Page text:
Sleep deprivation takes a toll on your mind, body, and overall health in ways that may surprise you.
Research shows that chronic lack of sleep is linked to colds and flu, diabetes, heart disease, mental health, and even obesity. So it’s natural to ask: Does getting adequate sleep protect you from illness? The answer: It helps.
“Sleep is a quiescent period where the cells are doing a lot of repairing. Your hormones act differently when you’re asleep, and your immune system as well,” says Lisa Shives, MD, DABSM, founder of Northshore Sleep Medicine in Chicago. “If your immune system is out of whack, you can’t fight off illness -- and I would venture to say that you can’t repair your cells very well, either.”
Here are five key health problems that research shows are worsened by lack of sleep and may be improved by getting at least seven hours of sleep a night.
1. The Sleep Link to Colds and Flu
When you’re sleep deprived, you often feel “worn down” -- and that’s a clue that your body is vulnerable to infection. “Not getting enough sleep makes you more vulnerable to picking up illnesses and not being able to fight them off,” says Donna Arand, PhD, DABSM, clinical director of the Kettering Sleep Disorders Center in Dayton, Ohio. “What’s going on is your immune system is degraded.” The less sleep you get, the weaker your immune system is, leaving it less able to fight off colds, flu, and other infections.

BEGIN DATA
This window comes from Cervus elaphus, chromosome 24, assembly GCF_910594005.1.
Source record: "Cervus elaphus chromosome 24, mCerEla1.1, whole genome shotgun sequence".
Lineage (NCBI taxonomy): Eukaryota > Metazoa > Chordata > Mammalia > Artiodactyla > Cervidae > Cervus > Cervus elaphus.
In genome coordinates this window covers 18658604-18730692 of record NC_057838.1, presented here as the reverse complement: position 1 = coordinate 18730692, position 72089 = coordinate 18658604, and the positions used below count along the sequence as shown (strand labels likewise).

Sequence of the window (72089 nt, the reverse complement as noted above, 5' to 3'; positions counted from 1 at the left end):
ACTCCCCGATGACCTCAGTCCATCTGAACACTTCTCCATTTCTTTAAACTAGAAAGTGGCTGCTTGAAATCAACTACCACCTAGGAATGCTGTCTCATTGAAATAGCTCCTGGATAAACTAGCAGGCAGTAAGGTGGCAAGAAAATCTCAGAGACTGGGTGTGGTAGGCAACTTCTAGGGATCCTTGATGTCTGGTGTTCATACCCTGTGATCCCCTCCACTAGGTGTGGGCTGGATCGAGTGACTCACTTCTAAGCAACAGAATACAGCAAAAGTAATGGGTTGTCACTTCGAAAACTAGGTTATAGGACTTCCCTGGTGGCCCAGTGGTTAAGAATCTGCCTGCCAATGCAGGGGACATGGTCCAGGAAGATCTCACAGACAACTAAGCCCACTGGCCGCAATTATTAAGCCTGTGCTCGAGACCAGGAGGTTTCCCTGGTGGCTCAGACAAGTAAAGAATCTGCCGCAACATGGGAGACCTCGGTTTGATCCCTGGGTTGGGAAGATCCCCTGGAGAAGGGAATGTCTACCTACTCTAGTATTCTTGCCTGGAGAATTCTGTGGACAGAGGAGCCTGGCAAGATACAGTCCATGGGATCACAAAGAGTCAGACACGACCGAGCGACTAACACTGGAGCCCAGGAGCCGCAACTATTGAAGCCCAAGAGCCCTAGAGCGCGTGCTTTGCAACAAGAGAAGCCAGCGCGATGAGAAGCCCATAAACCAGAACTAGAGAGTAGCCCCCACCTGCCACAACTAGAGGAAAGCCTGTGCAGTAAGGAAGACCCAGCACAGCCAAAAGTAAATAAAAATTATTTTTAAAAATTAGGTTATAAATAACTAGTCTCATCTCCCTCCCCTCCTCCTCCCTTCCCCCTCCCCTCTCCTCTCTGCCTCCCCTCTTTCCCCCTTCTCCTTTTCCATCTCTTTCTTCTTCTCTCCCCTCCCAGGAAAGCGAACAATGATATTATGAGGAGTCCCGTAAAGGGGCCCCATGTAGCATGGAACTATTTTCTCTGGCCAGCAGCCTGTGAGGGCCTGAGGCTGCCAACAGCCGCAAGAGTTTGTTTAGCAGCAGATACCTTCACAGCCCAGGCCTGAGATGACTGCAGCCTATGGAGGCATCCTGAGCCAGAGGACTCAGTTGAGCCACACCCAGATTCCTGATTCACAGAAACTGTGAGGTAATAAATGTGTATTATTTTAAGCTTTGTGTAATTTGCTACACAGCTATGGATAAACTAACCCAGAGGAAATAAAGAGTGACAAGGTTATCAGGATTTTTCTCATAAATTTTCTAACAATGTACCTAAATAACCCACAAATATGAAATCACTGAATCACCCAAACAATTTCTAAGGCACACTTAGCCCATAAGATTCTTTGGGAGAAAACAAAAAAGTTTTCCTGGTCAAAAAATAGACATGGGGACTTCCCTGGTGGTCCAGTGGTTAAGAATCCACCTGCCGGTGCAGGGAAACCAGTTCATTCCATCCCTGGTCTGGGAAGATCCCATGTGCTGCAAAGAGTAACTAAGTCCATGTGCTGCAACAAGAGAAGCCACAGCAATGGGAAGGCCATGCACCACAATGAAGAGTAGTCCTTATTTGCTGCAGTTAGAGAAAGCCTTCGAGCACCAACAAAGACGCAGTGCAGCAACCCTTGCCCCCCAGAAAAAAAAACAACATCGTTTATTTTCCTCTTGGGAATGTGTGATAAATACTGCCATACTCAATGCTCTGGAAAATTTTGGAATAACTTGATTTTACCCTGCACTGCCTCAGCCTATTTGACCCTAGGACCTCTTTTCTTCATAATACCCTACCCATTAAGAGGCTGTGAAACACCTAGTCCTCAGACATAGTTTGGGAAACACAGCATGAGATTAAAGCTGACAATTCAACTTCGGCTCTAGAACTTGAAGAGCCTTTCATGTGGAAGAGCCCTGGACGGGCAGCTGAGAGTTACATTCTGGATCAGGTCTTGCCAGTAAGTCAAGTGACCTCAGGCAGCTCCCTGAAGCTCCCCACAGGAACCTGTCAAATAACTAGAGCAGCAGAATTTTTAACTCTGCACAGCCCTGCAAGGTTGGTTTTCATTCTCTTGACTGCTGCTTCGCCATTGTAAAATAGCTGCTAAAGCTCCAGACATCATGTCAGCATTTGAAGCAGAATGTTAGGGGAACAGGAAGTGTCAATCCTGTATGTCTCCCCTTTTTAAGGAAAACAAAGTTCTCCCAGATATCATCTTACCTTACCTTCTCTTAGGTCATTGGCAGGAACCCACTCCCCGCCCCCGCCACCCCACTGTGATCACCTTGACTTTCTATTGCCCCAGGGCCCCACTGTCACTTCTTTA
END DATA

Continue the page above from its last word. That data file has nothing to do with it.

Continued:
Studies have even found that being sleep deprived can affect our response to vaccines. Since your immune response is suppressed, the body is slower in response to the vaccine to build up sufficient antibodies to fight off the disease.
2. The Sleep Link to Heart Disease
Former President Bill Clinton recently confessed that he thinks lack of sleep had a lot to do with his recent hospitalization to unblock a clogged artery. "I didn't sleep much for a month, that probably accelerated what was already going on," Clinton said.
He’s probably right. “When you don’t get enough sleep, you have an inflammatory response in your cardiovascular system -- in the blood vessels and arteries -- and that’s not a good thing!” says Arand. “We see the same thing in hypertension. If that sleep deprivation continues long term, chronic inflammation has been linked to things like heart attack, stroke, and diabetes.”
3. The Sleep Link to Diabetes
The key underlying problem in type 2 diabetes is insulin resistance, where the body does not make proper use of this sugar-processing hormone. Guess what? When you’re sleep deprived, your body almost immediately develops conditions that resemble the insulin resistance of diabetes.
“In one study of young, healthy adult males, they decreased their sleep time to about four hours per night for six nights,” says Arand. “At the end of those six nights, every one of those healthy young men was showing impaired glucose tolerance, a precursor to developing diabetes.”
Another study found that people in their late 20s and early 30s who slept less than 6.5 hours per night had the insulin sensitivity of someone more than 60 years old.